Payment reductions in the fee-for-service world are already having an impact on imaging practices. "Imaging is in the line of fire because it is easy for CMS to tackle," says Chad Wiggins, CEO of Radiology Associates of Northern Kentucky, a 32-physician group practice based in Crestview Hills that performs some 600,000 annual studies on behalf of eight hospitals that comprise St. Elizabeth Health Care and one smaller, stand-alone community hospital. The group offers both diagnostic and interventional radiological services needed by referring physicians at the hospitals.
The economics of imaging have come to rankle Wiggins. "One of the biggest points of contention I have with CMS is the talk about over-utilization-it is completely inaccurate," he says. "The radiologist is not the referring source. We are the recipient."
CMS price cuts have hit the practice deeply. Two years ago, CMS altered its reimbursement policy on CTs of the pelvis and abdomen, combining the formerly separate services into a single, reduced fee. "It comes back as one study, but the doctors would interpret them as separate studies," Wiggins explains. The new policy dinged the practice at about $388,000 in reduced annual revenue, Wiggins says. "It was not an elegant approach to cost reduction. It was a hatchet approach. But it saved a significant amount of money. Our fear is that we will continue to see Medicare combine procedures."
The rise of consumer-driven health plans is another challenge facing the imaging sector. "Our patients are more savvy," Wiggins says. "They have high-deductible health plans and they do the research to determine cost. We used to get two to three patient calls a week about costs, but now we're getting two or three calls a day."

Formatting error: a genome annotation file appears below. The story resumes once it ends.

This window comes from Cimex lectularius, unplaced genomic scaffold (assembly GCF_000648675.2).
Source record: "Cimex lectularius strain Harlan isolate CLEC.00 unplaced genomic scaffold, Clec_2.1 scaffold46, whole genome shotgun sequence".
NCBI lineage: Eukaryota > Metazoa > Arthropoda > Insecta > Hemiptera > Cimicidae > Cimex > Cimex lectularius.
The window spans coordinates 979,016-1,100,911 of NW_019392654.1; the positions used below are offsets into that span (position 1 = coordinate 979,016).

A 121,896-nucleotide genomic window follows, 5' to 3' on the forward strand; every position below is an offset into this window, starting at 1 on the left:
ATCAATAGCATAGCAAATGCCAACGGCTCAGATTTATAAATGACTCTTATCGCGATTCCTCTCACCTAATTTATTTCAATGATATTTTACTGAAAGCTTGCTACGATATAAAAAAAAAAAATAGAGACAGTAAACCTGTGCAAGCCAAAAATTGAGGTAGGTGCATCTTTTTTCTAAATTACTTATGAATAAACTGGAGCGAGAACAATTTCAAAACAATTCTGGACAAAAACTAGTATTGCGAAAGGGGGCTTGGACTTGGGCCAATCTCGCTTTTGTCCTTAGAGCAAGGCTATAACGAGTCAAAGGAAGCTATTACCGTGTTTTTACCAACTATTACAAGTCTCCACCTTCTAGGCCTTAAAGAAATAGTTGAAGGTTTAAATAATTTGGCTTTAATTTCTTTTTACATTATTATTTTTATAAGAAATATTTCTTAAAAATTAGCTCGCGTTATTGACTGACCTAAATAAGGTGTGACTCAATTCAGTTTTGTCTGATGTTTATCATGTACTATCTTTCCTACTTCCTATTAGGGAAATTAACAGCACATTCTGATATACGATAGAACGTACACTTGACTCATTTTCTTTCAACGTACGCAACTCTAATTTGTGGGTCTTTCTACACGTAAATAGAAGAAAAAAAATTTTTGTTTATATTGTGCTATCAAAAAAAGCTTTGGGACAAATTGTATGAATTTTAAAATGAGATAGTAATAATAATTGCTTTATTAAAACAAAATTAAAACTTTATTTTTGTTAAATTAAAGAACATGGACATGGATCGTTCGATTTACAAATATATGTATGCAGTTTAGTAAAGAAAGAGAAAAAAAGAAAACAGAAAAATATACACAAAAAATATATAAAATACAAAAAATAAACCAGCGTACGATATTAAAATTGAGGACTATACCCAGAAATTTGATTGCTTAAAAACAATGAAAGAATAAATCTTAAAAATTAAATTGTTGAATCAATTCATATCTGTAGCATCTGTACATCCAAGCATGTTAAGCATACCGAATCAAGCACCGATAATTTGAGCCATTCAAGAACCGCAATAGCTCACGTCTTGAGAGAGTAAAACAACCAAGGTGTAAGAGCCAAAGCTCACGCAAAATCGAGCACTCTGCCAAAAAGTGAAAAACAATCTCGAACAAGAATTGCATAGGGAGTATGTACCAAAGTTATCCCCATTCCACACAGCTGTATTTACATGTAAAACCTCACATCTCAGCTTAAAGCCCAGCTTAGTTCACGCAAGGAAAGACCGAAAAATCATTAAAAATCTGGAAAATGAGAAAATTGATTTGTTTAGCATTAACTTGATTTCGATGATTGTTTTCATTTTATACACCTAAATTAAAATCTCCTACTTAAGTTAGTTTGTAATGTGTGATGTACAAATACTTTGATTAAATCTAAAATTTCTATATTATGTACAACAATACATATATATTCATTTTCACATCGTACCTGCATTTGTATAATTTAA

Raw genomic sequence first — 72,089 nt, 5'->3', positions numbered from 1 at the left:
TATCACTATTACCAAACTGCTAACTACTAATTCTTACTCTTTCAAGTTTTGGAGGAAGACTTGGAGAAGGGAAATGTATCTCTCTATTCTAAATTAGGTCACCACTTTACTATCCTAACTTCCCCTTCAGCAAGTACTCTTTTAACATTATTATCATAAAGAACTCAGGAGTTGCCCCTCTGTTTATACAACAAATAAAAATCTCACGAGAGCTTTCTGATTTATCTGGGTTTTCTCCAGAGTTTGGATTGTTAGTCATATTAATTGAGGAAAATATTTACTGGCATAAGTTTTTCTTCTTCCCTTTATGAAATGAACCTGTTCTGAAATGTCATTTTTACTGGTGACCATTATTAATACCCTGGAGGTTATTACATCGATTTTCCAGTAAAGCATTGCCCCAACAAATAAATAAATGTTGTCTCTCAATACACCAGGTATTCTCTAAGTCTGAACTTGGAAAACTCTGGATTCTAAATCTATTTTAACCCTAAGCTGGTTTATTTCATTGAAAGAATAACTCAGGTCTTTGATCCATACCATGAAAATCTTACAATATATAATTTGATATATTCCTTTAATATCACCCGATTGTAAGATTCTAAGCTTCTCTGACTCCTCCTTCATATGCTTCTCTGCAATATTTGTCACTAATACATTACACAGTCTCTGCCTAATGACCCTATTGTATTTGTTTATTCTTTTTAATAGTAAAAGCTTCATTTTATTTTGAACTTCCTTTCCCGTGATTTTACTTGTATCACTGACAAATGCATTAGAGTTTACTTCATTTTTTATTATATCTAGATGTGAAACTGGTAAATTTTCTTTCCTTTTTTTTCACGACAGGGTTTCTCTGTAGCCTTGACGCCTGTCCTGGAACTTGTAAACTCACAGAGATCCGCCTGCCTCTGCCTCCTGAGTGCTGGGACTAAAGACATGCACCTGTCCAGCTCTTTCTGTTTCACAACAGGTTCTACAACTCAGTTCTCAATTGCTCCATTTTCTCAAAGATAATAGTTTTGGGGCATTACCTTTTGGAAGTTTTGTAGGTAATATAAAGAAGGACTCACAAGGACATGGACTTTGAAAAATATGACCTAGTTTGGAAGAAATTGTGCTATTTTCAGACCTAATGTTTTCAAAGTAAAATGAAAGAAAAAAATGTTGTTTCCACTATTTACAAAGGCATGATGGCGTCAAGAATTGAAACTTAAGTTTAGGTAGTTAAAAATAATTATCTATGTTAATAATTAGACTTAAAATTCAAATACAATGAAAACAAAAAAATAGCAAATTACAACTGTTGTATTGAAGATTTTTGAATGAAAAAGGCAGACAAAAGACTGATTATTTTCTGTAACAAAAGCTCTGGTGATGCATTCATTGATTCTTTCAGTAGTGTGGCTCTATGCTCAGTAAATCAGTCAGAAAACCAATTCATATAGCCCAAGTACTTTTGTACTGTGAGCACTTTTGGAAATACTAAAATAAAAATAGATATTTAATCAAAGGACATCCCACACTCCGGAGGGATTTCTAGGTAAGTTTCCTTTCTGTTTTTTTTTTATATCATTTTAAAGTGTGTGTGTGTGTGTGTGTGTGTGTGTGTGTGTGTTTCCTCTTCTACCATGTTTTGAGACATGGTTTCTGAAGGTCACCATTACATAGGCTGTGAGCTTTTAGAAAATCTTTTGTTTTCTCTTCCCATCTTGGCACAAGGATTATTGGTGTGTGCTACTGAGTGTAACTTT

Highly varied consumer-driven health plans are a thorn in the side of Jeff Ronner, chief financial officer at Shield Health Care Group, a Quincy, Mass.-based provider which runs 25 imaging centers across the state, providing some 200,000 annual procedures, mostly MRIs, on an outpatient basis. "We really need simplification," Ronner says. "Every self-insured company has its unique plan. We used to pick up a Blue Cross plan and it was fairly generic. Now every plan is different."
Beyond that, Ronner says that collecting patient co-pays and deductibles is a major challenge for the practice. "We're trying to collect small amounts from a lot of people, and when we can't do that the write-offs can be pretty staggering."
For radiology practices, trying to squeeze out more revenue via increased productivity might not have huge payoffs. CEO Wiggins says that while Radiology Associates of Northern Kentucky might be able to boost physician productivity somewhat, the practice, like many of its peers, has already made its large productivity gains, in large part due to the efficiency of the PACS set-up in place for the vast majority of its imaging studies. The practice doesn't own the PACS, but uses an enterprise system maintained by St. Elizabeth Health Care. "We do two hours turnaround on reports," Wiggins says. "Our emergency department studies are done in less than 30 minutes."